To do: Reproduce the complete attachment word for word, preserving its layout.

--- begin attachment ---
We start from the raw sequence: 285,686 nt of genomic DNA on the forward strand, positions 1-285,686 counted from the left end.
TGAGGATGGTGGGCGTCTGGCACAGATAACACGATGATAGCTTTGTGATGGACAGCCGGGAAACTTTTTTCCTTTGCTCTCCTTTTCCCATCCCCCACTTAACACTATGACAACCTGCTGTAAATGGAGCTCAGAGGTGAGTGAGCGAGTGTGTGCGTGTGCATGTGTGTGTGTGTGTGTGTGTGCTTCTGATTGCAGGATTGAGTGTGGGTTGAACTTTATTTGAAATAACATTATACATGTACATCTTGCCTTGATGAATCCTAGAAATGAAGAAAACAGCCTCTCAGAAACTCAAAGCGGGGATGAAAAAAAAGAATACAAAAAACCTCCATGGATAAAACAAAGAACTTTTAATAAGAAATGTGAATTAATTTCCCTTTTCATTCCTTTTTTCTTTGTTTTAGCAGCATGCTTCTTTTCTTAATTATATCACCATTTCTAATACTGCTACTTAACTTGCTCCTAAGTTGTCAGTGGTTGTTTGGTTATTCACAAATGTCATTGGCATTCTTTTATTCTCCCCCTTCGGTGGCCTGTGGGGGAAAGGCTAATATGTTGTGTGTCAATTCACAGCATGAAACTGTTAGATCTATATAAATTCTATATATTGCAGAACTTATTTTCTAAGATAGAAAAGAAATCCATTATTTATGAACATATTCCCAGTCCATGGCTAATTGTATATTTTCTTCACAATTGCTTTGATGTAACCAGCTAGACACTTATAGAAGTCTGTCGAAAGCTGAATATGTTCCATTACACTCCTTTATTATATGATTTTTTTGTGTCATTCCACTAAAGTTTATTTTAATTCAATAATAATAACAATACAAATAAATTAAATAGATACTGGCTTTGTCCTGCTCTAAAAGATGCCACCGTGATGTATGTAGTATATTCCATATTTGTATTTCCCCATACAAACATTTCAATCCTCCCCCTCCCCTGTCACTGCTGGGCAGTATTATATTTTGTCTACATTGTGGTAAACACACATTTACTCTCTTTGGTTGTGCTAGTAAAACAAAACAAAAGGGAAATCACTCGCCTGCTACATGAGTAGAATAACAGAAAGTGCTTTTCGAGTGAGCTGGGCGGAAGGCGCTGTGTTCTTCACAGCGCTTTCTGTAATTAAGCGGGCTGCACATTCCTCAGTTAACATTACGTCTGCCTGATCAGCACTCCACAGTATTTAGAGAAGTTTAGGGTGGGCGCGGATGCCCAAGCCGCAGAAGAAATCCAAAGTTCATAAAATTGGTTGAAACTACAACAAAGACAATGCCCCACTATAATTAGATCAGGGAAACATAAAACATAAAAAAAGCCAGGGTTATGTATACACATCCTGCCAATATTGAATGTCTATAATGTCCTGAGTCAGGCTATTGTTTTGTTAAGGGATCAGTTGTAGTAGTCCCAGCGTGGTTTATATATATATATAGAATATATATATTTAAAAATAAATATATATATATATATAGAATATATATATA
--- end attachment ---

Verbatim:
We start from the raw sequence: 285,686 nt of genomic DNA on the forward strand, positions 1-285,686 counted from the left end.
TGAGGATGGTGGGCGTCTGGCACAGATAACACGATGATAGCTTTGTGATGGACAGCCGGGAAACTTTTTTCCTTTGCTCTCCTTTTCCCATCCCCCACTTAACACTATGACAACCTGCTGTAAATGGAGCTCAGAGGTGAGTGAGCGAGTGTGTGCGTGTGCATGTGTGTGTGTGTGTGTGTGTGCTTCTGATTGCAGGATTGAGTGTGGGTTGAACTTTATTTGAAATAACATTATACATGTACATCTTGCCTTGATGAATCCTAGAAATGAAGAAAACAGCCTCTCAGAAACTCAAAGCGGGGATGAAAAAAAAGAATACAAAAAACCTCCATGGATAAAACAAAGAACTTTTAATAAGAAATGTGAATTAATTTCCCTTTTCATTCCTTTTTTCTTTGTTTTAGCAGCATGCTTCTTTTCTTAATTATATCACCATTTCTAATACTGCTACTTAACTTGCTCCTAAGTTGTCAGTGGTTGTTTGGTTATTCACAAATGTCATTGGCATTCTTTTATTCTCCCCCTTCGGTGGCCTGTGGGGGAAAGGCTAATATGTTGTGTGTCAATTCACAGCATGAAACTGTTAGATCTATATAAATTCTATATATTGCAGAACTTATTTTCTAAGATAGAAAAGAAATCCATTATTTATGAACATATTCCCAGTCCATGGCTAATTGTATATTTTCTTCACAATTGCTTTGATGTAACCAGCTAGACACTTATAGAAGTCTGTCGAAAGCTGAATATGTTCCATTACACTCCTTTATTATATGATTTTTTTGTGTCATTCCACTAAAGTTTATTTTAATTCAATAATAATAACAATACAAATAAATTAAATAGATACTGGCTTTGTCCTGCTCTAAAAGATGCCACCGTGATGTATGTAGTATATTCCATATTTGTATTTCCCCATACAAACATTTCAATCCTCCCCCTCCCCTGTCACTGCTGGGCAGTATTATATTTTGTCTACATTGTGGTAAACACACATTTACTCTCTTTGGTTGTGCTAGTAAAACAAAACAAAAGGGAAATCACTCGCCTGCTACATGAGTAGAATAACAGAAAGTGCTTTTCGAGTGAGCTGGGCGGAAGGCGCTGTGTTCTTCACAGCGCTTTCTGTAATTAAGCGGGCTGCACATTCCTCAGTTAACATTACGTCTGCCTGATCAGCACTCCACAGTATTTAGAGAAGTTTAGGGTGGGCGCGGATGCCCAAGCCGCAGAAGAAATCCAAAGTTCATAAAATTGGTTGAAACTACAACAAAGACAATGCCCCACTATAATTAGATCAGGGAAACATAAAACATAAAAAAAGCCAGGGTTATGTATACACATCCTGCCAATATTGAATGTCTATAATGTCCTGAGTCAGGCTATTGTTTTGTTAAGGGATCAGTTGTAGTAGTCCCAGCGTGGTTTATATATATATATAGAATATATATATTTAAAAATAAATATATATATATATATAGAATATATATATA